Economically and environmentally, it makes more sense to increase the production and reserves of existing conventional wells through subsurface compression than to drill more unconventional wells. For comparison purposes, the analysis below is based on a wet unconventional shale well that will produce 3.2 Bcf within its initial 10-year life (not EUR) with a condensate yield of 30 bbl/MMscf. The example also includes a typical conventional well that was drilled in the early 2000s and is producing 574 Mscf/d of gas and 20 bbl/MMscf of condensates with the help of a wellhead compressor. It is important to note that these types of wells typically stop producing within days when the wellhead compressor is removed.  

Table 1 presents a comparison of a conventional well’s performance with and without an SCS. For this example, the well does not have a wellhead compressor when producing with the SCS. The analysis is based on the drawdown the SCS provides on the reservoir and the increase in the velocity of the gas that helps carry the liquids to the surface. The simulation results are based on previous trials conducted with the SCS and still being conducted in different regions and formations. For this example, the SCS requires 80 kW of power, and the well requires a workover operation.  

Current State

With SCS

Incremental Change (%)

Natural Gas Rate (Mscf/d)




Condensate Rate (bbl/d)




NGL Rate (bbl/d)




Abandonment Pressure (Psia)




Recovery Factor (%)




Table 1. The data display the current state and SCS implementation comparison for a conventional well in the Frio Formation/El Paistle Field in the Gulf Coast Basin. (Source: Upwing Energy)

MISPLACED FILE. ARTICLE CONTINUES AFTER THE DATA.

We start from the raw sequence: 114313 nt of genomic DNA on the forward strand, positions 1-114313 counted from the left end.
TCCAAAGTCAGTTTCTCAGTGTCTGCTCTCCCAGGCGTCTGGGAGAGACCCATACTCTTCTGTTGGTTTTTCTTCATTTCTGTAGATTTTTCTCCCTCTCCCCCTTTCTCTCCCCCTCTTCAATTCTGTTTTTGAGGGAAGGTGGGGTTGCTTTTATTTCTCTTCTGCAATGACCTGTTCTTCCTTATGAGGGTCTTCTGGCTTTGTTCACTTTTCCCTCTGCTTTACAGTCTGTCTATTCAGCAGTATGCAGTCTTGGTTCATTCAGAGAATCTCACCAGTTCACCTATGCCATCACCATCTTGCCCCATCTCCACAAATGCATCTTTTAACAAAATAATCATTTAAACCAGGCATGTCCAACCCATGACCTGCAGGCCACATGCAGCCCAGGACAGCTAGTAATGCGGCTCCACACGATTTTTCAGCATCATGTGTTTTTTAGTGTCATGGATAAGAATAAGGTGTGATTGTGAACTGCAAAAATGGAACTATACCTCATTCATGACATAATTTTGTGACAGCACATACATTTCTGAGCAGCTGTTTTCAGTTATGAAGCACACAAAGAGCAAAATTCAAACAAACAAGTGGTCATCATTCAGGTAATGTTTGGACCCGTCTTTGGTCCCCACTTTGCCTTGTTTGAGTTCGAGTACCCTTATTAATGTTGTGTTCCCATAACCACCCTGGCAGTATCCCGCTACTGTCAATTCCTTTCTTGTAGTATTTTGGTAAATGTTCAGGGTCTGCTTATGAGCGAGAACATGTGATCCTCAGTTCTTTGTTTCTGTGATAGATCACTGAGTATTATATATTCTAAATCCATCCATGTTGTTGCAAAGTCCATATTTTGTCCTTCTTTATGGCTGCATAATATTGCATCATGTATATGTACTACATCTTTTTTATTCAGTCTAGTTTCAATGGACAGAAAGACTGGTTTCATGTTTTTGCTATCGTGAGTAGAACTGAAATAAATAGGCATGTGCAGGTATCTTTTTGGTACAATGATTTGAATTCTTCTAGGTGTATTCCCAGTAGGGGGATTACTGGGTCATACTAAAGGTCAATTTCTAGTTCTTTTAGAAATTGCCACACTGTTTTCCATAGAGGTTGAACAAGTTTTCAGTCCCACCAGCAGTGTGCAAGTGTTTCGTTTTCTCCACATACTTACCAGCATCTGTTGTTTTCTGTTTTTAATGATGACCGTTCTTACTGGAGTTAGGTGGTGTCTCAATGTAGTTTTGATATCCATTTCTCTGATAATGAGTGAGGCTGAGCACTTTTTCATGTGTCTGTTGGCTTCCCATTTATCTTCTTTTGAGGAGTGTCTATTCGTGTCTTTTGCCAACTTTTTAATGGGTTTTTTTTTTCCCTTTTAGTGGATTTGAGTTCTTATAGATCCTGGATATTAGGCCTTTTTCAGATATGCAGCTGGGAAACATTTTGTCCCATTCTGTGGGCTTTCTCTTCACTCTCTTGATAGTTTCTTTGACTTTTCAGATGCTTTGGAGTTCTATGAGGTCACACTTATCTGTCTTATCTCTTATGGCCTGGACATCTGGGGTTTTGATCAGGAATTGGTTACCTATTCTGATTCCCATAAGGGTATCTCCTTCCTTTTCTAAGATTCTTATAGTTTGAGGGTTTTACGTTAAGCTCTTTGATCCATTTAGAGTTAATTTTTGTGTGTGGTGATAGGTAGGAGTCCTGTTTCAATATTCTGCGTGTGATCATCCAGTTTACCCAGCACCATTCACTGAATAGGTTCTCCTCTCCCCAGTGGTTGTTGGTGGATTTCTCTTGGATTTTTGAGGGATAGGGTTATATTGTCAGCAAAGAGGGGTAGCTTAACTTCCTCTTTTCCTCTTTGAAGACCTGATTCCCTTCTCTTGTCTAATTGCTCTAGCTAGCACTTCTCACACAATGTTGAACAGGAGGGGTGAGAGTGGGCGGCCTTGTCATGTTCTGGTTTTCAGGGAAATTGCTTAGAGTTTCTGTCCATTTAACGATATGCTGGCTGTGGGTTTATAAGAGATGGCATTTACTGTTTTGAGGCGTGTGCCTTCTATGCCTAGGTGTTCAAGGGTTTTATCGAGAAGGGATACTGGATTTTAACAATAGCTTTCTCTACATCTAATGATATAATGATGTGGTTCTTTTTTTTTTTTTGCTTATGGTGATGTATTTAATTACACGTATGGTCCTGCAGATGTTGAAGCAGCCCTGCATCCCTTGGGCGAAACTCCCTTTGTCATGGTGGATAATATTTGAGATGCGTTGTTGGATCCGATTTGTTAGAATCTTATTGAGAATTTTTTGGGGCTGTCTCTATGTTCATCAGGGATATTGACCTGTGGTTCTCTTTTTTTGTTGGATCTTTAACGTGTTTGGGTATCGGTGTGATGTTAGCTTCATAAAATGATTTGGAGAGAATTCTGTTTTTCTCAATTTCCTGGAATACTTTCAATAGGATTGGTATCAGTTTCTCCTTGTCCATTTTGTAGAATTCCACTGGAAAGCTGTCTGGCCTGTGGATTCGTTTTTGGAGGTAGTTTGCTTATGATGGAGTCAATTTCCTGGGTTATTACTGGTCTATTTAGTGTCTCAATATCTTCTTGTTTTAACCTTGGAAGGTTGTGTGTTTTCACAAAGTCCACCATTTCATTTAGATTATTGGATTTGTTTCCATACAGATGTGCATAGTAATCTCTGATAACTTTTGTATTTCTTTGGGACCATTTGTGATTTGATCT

Table 2 presents an analysis of 10 years of operation comparing the costs of installing the SCS into a conventional well producing for 20 years versus drilling and completing a new unconventional shale well. 




Unconventional Horizontal Shale Gas Well

Conventional Gas Well with SCS 


Initial Costs: Drilling/Completion





Initial Emissions due to Drilling and Completion

t CO2e




Total water utilized (drill and frack)





10-year production





CO2e /scf

g CO2e/scf




Cum. condensate production (10 y)





Total revenue (10 years) after royalties before taxes





All in costs over total production




Table 2. An unconventional horizontal shale gas well is compared to a conventional gas well with SCS. (Source: Upwing Energy) 

Table 2 notes:


U.S. Energy Information Administration, 2016 trends in U.S. Oil and Natural Gas Upstream costs, Marcellus Drilling News. SCS initial costs include the workover, wellhead modifications and ESP cable.


U.S. Department of Energy, Greenhouse Gas Emissions and Fuel Use within the Natural Gas Supply Chain. Kleinfelder West Inc., Air Emissions Inventory Estimate for a Representative Oil and Gas Well in the Western United States for the Bureau of Land Management. Environmental Science & Technology, Modeling the Relative GHG Emissions of Conventional and Shale Gas. Production. Greenhouse Gas Emissions Reporting from the Petroleum and Natural Gas industry, by US Environmental Protection Agency Climate Change Division.


API, Website. Center for Western Priorities, the process and impacts of oil and gas development in the West. Retrieved April 2021.


Ladlee & Karabin, Decline Curve Development, Geology and Production Practices. MPDI Journal, Production Patterns of Eagle Ford Shale Gas, Analysis Using 1,084 wells. 


Based on $2.70/mscf, $55/bbl for condensate, $22/bbl for NGL


All costs (initial F&D and operational) divided over 10 years of production for both cases.